Voters in Burundi will choose the country's new president, members of parliament and local officials in Wednesday's elections, which are tempered by the challenge of the coronavirus outbreak and allegations of voter suppression.
The concern prompted the African Union Commission and United Nations to release a joint statement Sunday urging the defense and security forces and state-owned media to fully contribute to preserving a stable and peaceful environment, a pre-requisite for free, inclusive, fair, transparent and credible elections in Burundi.
Burundi's election marks the country's first step in moving away from President Pierre Nkurunziza’s 15-year reign, which has been marred by allegations of human rights abuses, and his controversial decision to seek a third term five years ago, which propelled the country into an economic crisis.
General Evariste Ndayishimiye, the presidential candidate for the ruling CNDD-FDD party is considered the frontrunner among six other candidates.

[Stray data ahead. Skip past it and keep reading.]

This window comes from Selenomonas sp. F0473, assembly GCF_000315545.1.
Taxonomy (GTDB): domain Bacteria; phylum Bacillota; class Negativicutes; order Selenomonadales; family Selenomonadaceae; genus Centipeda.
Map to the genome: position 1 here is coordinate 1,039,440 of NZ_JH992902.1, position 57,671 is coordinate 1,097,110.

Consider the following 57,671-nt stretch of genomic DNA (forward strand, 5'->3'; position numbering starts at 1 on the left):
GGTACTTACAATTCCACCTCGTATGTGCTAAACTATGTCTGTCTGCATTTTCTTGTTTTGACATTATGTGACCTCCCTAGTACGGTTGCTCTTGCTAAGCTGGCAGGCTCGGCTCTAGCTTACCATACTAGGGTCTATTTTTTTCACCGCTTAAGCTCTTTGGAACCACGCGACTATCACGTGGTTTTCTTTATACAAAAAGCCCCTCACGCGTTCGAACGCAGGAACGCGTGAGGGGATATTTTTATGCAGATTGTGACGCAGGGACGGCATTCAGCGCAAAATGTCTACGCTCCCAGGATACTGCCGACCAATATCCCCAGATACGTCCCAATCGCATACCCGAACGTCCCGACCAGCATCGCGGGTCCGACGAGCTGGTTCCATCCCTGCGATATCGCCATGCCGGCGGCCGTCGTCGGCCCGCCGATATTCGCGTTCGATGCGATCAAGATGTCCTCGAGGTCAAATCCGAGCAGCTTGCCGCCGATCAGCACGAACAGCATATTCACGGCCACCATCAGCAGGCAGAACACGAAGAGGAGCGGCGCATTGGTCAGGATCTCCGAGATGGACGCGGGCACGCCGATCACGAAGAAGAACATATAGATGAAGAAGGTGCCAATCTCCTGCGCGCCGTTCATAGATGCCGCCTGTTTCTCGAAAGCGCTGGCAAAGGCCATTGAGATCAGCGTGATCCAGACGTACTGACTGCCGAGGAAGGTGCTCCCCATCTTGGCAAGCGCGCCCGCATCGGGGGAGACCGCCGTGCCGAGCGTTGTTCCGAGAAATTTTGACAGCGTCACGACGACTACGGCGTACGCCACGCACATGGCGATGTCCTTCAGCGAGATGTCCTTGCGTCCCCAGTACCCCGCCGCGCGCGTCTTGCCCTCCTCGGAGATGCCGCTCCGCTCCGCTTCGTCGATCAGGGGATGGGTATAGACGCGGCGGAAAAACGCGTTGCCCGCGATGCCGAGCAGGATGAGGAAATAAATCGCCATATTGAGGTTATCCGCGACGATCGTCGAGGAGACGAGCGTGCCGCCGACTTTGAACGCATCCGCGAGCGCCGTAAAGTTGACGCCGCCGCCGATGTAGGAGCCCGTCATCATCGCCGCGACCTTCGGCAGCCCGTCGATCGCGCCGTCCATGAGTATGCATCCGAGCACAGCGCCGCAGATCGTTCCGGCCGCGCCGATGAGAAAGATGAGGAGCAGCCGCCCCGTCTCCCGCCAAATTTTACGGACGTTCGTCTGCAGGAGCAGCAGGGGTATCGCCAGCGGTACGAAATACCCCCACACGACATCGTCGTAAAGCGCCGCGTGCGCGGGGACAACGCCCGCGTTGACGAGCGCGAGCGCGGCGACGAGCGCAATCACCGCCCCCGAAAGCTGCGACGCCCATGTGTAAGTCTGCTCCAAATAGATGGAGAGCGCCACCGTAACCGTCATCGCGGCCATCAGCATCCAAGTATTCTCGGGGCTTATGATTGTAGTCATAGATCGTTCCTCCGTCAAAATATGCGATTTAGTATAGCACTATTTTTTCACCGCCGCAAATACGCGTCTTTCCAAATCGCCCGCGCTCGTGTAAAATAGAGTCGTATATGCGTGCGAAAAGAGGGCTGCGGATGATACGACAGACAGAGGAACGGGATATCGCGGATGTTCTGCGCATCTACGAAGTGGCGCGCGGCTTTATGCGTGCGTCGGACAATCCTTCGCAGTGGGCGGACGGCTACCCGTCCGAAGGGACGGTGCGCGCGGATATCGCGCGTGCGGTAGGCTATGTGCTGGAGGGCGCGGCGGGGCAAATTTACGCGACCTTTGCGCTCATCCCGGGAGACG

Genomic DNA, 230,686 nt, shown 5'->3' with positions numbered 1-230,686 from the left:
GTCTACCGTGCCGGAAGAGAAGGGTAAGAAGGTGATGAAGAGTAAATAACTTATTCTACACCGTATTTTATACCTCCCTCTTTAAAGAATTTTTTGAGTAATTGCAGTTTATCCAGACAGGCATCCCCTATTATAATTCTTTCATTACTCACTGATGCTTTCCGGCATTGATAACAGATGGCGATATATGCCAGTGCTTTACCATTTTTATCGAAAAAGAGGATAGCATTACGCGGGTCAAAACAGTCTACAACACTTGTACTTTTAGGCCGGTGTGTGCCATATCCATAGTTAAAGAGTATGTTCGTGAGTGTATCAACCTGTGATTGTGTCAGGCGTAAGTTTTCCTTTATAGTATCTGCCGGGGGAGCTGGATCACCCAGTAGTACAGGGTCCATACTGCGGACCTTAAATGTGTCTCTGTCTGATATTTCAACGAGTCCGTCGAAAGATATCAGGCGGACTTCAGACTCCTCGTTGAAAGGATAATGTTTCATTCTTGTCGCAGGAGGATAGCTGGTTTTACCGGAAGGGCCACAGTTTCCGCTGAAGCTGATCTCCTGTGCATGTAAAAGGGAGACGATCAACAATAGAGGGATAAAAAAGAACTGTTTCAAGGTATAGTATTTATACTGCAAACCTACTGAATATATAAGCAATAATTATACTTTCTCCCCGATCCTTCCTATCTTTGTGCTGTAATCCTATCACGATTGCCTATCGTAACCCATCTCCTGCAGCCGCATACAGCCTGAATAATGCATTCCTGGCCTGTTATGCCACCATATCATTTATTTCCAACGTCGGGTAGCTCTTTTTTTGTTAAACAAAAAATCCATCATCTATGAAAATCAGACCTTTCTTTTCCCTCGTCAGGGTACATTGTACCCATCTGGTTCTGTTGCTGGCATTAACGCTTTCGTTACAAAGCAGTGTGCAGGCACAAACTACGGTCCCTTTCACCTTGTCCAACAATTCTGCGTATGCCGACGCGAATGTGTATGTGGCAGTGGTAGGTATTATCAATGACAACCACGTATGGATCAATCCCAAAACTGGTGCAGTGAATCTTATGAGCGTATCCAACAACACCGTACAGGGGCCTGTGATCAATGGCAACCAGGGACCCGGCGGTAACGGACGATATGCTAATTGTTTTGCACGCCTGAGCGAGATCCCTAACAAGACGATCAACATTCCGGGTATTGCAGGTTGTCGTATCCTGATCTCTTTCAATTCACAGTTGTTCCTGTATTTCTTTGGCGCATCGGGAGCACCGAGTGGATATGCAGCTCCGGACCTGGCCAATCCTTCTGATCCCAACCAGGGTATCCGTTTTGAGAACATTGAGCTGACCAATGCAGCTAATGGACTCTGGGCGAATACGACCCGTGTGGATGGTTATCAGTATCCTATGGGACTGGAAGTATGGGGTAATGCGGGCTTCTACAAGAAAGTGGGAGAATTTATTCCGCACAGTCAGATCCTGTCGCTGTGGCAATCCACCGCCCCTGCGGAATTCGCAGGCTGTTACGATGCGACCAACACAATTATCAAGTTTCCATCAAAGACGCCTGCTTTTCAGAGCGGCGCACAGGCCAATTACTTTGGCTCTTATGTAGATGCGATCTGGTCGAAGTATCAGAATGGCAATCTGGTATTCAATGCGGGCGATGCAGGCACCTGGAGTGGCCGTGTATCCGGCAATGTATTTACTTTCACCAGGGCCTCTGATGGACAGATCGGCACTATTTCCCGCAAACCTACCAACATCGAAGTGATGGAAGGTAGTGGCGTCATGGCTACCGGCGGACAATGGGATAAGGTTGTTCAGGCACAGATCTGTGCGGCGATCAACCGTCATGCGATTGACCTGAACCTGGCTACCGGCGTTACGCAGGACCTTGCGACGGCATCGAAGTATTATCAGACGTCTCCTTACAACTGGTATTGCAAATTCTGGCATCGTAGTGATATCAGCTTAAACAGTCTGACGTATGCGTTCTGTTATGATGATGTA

Ndayishimiye has suggested voters not fear the coronavirus, saying "God loves Burundi and if there are people who have tested positive, it is so that God may manifest his power in Burundi."
Burundi's leadership has largely ignored the threat of the coronavirus, allowing large political rallies leading up to the vote and imposing no restrictions on people’s movement.
The government also just expelled, with no explanation, four top World Health Organization (WHO) officials changing the response to the epidemic.
So far, Burundi has confirmed 42 cases and one death from the virus, but some doctors have expressed concern the government is not revealing the full impact of the virus on the population.